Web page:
Except for Canadian citizens and permanent residents, all other individuals require permission to enter Canada as a visitor, with or without a Temporary Resident Visa (TRV).

Canada welcomes more than 35 million temporary residents (non-immigrants) each year.

Unless they are citizens of a visa-exempt country, individuals who wish to enter Canada for a temporary purpose, such as tourists, temporary foreign workers (individuals with work permits) and international students (individuals on study permits) must apply for and be granted a Temporary Resident Visa (TRV).

The TRV is a document issued by a Canadian Immigration Visa Office outside Canada, showing that the holder has satisfied the requirements for admission to Canada as a visitor. Temporary Resident Visas may be for single entry or multiple entry.

As a general rule, tourists are admitted for a period of six months. Temporary foreign workers and international students are admitted for varying periods of time, as determined on a case-by-case basis. Extensions may be applied for within Canada.

It is important to note that possession of a valid Temporary Resident Visa does not necessarily mean that the Citizenship and Immigration Canada Officer at the Canadian Port of Entry will admit the visitor into Canada. At the Port of Entry, all visitors must demonstrate that the purpose of their visit to Canada is of a temporary nature. Officers at the Port of Entry will deny admission to all persons who, in their opinion, do not intend to leave Canada at the expiry of their visitor status.

Criminality and medical issues may prevent a visitor from entering Canada. Visitors to Canada must also be able to prove their ability to support themselves during their intended temporary stay in Canada. As of March 15, 2016. citizens of visa-exempt countries are required to gain electronic Travel Authorization (eTA) before entering Canada, if entering by air travel. Read our Electronic Travel Assistance FAQ page to learn more.

 

TRV exemptions and Electronic Travel Authorization (eTA)

Citizens of certain countries are exempt from the requirement to obtain a TRV. For these individuals, the government of Canada has introduced what is known as electronic travel authorization (eTA), a pre-screening system that is scheduled to come into full operation on March 15, 2016. Individuals have been able to apply for the eTA since August 1, 2015, and the eTA will be required for visa-exempt travel on and after March 15, 2016. Until this time, visa-exempt foreign nationals seeking entry to Canada have not been systematically screened for admissibility until they arrive at a Canadian port of entry.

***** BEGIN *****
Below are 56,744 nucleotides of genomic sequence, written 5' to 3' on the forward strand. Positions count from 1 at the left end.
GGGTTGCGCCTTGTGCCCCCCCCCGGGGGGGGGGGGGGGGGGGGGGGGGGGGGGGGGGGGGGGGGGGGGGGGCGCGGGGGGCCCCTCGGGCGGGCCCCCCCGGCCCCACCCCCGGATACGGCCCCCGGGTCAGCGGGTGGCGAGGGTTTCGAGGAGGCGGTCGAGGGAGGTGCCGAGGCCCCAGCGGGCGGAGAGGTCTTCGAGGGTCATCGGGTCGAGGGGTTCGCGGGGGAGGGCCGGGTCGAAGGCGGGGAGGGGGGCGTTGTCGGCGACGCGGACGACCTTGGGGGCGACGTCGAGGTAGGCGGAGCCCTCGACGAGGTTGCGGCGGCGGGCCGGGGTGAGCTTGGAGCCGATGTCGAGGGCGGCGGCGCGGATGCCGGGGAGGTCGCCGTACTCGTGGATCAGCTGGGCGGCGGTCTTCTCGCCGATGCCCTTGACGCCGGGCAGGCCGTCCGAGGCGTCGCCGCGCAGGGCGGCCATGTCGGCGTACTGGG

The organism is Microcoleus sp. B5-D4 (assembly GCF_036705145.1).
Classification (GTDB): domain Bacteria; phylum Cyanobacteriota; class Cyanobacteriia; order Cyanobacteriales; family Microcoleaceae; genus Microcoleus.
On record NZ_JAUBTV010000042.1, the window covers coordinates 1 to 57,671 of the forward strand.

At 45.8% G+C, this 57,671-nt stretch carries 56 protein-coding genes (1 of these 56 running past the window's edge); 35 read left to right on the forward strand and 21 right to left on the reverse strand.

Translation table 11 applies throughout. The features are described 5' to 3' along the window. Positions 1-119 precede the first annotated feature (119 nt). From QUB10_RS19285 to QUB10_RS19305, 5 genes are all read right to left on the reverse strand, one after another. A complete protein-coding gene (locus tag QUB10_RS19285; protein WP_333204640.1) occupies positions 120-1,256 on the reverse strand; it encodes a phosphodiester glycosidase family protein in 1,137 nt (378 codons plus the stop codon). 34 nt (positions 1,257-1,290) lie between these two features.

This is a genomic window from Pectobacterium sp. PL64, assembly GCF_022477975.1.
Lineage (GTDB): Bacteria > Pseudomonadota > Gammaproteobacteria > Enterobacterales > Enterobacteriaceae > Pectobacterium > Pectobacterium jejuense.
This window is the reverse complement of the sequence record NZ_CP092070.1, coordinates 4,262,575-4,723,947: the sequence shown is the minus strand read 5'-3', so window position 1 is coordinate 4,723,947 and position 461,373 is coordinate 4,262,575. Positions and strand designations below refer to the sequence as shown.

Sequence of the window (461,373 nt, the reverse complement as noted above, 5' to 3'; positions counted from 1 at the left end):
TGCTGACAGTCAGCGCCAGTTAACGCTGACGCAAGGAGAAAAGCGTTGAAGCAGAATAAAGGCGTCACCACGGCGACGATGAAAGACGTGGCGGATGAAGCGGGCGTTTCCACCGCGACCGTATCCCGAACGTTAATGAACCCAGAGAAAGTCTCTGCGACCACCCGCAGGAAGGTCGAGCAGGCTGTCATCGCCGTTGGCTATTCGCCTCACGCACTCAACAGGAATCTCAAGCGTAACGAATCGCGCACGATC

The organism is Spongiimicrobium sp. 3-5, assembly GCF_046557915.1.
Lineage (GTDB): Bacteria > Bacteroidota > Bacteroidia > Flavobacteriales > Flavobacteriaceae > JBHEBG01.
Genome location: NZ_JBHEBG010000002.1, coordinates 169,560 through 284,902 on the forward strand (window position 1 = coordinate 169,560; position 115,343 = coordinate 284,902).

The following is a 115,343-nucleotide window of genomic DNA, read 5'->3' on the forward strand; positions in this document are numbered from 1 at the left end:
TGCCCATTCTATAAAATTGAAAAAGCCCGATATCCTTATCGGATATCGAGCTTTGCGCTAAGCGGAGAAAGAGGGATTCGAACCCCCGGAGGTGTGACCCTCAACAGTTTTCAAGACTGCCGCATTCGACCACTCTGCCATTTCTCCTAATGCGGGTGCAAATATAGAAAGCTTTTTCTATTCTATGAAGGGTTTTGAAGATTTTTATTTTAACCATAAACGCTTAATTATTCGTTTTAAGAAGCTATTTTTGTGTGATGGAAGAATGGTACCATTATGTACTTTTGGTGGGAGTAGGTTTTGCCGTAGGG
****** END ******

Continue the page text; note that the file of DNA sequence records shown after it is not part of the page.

The Canadian pre-approval system will only be required for TRV-exempt individuals seeking to enter Canada by air to visit on a temporary basis. Click here to read a comprehensive list of frequently asked questions and answers.

A fee of CAD $7.00 will be required for processing. Electronic travel authorization will be valid for a period of five years from the day on which it is issued to the applicant or until the earliest of the following days, if they occur before the end of that period:

  • the day on which the applicant’s passport or other travel document expires,
  • the day on which the electronic travel authorization is cancelled, or
  • the day on which a new electronic travel authorization is issued to the applicant.

The eTA will include the applicant’s name, date and place of birth, gender, address, nationality, and passport and/or travel document information. If the applicant is unable to make the application by means of the electronic system because of a physical or mental disability, it may be made by another means, including a paper application form.

A number of exemptions from the requirement to obtain pre-approval to travel will be in place, including:

  • nationals of the United States,
  • individuals already in possession of a Canadian temporary resident visa,
  • certain foreign diplomats,
  • commercial air crew,
  • citizens of France who are residents of St. Pierre and Miquelon,
  • individuals in possession of a visa to enter the United States on a flight bound for that country in transit through Canada, where the sole purpose of the flight stopping in Canada is for purpose of refuelling,
  • individuals transiting through Canada as a passenger on a flight who are in possession of any visa required to enter the country of destination;
  • individuals carrying out official duties as a member of the armed forces of a country that is a designated state for the purposes of the Visiting Forces Act,
  • study or work permit holders re-entering Canada following a visit solely to the United States or St. Pierre and Miquelon, and
  • Her Majesty in right of Canada and any member of the Royal Family.

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